PowerPoint is one of the most useful of the Office suite of software offerings. Versatile and accessible, it is responsible for great presentations, and some excellent management of information flow. However, like all software titles, it does suffer from the odd problem. One of the biggest issues literally freezes the work that is being done. This is when PowerPoint simply does not open. Unfortunately, for many people this creates a bit of a brick wall, as they don’t have the technical knowledge to help them deal with such an issue. One of the biggest issues is with older PowerPoint files. When working with PowerPoint 2010, for example, sometimes older files simply refuse to open, leaving you in trouble if you are about to start your presentation. If this is the case, and an older file is not working in PowerPoint 2010, then there is a simple solution that should solve it quite easily.
Open the problem file in the original version of PowerPoint that the file was first created on (PowerPoint 2007 for example). Then rename that file in the 2007 version. Then, all you have to do is convert them to the kind of file that you need (in this case PowerPoint 2010). If the files are even older, perhaps even stretching back to version 3.0, there is still hope there. These will not open readily by any means, but there are solutions at hand. The reason for these older files failing to open is something else. Microsoft is justifiably proud of PowerPoint because nearly everyone uses it. In fact, it is estimated that over 1 billion people currently have it installed on their computer. But when it released a service pack in 2003 it disabled older versions of PowerPoint, making the files created on any version older than 2003. This was an incredibly strange thing to do, and it lost Microsoft a number of fans. Thankfully, some enterprising developers have brought out PowerPoint convertor software that makes it easy to take the old files and convert them into something that can be used on PowerPoint 2003 upwards. There are a number of companies that provide this kind of software.
The old PowerPoint Error Code 108
This error message has been routinely frustrating PowerPoint users for years. This error message sometimes flashes up when you find yourself unable to open a presentation. It generally means that the file has some kind of protection attached to it that prevents it from being opened. It is easily fixable. We will take a look at how you can fix it if you are using PowerPoint 2010.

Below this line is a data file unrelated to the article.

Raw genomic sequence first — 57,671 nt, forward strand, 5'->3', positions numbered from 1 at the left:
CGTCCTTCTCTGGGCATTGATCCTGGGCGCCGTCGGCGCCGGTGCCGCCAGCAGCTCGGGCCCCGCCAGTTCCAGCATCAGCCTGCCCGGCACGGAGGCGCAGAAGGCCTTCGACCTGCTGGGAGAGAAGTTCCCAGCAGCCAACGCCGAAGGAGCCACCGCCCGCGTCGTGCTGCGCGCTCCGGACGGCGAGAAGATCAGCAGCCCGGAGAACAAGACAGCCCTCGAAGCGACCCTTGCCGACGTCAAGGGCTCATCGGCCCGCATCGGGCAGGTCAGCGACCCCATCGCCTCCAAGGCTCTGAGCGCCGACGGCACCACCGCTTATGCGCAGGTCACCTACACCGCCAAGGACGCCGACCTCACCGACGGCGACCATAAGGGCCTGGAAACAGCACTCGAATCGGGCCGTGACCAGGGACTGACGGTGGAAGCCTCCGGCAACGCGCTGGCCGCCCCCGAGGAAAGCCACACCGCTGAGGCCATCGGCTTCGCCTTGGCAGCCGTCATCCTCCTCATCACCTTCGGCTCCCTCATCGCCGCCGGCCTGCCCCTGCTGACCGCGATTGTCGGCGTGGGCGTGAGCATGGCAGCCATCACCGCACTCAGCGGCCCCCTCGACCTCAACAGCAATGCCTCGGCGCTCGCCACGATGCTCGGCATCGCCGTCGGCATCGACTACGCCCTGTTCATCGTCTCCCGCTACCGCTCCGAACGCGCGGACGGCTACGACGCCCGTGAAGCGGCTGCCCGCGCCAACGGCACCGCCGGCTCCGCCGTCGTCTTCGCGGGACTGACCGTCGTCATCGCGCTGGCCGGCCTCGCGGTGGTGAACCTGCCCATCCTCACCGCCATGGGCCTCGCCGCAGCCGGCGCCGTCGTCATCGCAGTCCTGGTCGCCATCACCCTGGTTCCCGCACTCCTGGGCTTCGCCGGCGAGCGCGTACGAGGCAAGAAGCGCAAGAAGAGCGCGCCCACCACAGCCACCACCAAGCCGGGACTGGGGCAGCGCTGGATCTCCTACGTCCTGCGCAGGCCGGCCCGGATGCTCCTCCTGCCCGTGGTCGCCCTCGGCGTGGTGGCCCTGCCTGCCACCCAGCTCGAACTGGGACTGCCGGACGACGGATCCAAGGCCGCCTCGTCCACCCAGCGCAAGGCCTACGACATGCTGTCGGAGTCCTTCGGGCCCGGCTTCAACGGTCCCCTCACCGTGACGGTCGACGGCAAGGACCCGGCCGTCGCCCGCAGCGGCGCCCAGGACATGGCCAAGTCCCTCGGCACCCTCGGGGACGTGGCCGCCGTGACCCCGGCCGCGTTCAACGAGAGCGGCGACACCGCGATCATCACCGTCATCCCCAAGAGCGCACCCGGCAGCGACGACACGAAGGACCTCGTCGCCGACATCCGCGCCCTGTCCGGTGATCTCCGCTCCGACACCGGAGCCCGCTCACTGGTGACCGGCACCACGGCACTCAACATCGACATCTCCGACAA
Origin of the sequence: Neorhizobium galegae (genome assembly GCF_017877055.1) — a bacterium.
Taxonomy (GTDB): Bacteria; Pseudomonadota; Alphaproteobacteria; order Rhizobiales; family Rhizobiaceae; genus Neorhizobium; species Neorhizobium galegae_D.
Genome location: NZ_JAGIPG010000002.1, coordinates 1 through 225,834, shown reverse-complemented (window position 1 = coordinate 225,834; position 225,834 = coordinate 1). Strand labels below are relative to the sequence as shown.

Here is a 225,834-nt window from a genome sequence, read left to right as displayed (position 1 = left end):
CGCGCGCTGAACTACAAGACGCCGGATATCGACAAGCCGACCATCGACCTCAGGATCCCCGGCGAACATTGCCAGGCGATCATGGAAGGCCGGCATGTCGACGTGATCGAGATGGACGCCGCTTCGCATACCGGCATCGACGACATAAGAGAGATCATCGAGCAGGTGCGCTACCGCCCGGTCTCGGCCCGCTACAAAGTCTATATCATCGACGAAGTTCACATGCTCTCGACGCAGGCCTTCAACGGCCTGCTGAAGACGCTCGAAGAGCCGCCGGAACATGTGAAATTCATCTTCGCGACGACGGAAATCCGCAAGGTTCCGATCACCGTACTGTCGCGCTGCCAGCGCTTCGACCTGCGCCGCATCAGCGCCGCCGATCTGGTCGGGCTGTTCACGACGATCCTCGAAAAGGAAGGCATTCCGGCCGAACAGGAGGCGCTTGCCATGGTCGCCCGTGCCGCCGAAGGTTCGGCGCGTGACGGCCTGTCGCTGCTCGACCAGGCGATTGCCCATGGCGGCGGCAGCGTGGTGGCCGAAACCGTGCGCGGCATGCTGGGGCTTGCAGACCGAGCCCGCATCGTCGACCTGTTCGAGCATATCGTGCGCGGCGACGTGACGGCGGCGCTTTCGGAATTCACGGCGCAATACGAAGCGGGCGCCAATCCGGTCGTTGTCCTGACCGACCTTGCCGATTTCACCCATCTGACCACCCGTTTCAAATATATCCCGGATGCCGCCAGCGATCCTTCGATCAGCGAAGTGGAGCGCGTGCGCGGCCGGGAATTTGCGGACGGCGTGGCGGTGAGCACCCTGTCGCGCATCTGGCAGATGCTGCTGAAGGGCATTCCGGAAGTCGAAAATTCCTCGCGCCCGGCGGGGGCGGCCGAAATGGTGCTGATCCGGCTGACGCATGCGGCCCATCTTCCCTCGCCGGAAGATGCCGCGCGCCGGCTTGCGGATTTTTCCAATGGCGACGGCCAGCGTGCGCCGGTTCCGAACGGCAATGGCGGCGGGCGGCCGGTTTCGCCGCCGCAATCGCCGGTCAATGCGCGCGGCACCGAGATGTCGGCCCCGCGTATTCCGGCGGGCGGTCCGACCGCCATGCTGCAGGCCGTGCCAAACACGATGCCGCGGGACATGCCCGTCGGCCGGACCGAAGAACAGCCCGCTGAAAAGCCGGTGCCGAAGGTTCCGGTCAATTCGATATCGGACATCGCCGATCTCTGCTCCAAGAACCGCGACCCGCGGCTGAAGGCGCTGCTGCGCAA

Generally speaking, this error message occurs because the file you are trying to open has some kind of password protection attached to it. You can solve this by:
1. Opening up the presentation in the version of the software it was first created in, and then typing the password.
2. Click the File tab, then the Info tab, and then click Protect Presentation. Once you have done this, you can then click on Encrypt with Password.
3. In the Encrypt Document dialog box that appears, delete any password text and then click on OK.
This will solve the problem if you get that dreaded 108-error message.
dreaded email attachment
You may find that you get the following
error message when you try to open up PowerPoint:
‘PowerPoint cannot open the type of file represented by filename.ppt.’
One reason for this may be that you were sent the file as an email attachment. While email is incredibly convenient and quick, it doesn’t take too kindly to PowerPoint sometimes.
The email may have been corrupted as it made it’s way to you through cyberspace. This does happen more often than you think. To combat this problem, you just need to talk to the sender.
Ask them to re-send the file as a zipped file. You can do this through Microsoft’s own zip utility or you can use a piece of software like WinZip. Once they have zipped the file all they have to do then is resend it to you.
Problems with fontsThis happens more often than not, and it often happens to people who have put together presentations time and time again. They load up their computer, ensure that the cables are in place, and the people are in the room and then they check out the screen. The fonts are different to what you originally had; this is a real problem because having different fonts makes it much harder to get your point across. The fonts were part of the point and helped with the message. What do you do? Well, you need to think about the fact that you are probably not using your own laptop to make the presentation. This happens when you have a job interview, for example. If this is the case, the solution is easy. You need to make sure that your presentation has the fonts embedded. Otherwise, the new laptop will override your fonts in favor of its own. Open up the dialog options box and get to work. Click on PowerPoint options and then click Embed Fonts.
The screen goes black
This is a simple one. The usual reason for the screen going black is the fact that the screensaver setting is not appropriate for your level of usage. So you may have a presentation that runs for ten minutes with a screensaver setting that means your screen goes black at five minutes. Simple, yes, but it happens to a lot of people, and is the reason for many presentations falling rather flat. So, there we have some PowerPoint problems and how to solve them. As you can see, most of them are very simple and don’t require anything other than a rational approach to problem solving and good basic knowledge as to how PowerPoint works. It is always worth consulting the instruction manual before you make any major changes to the way the software works. If you feel that you have hit a wall with problems like these, Microsoft has an outstanding support system, which you can access by hitting the F1 key on your keyboard.
If you are having much more serious problems with your PowerPoint, then you should consider getting Free Powerpoint Recovery Software.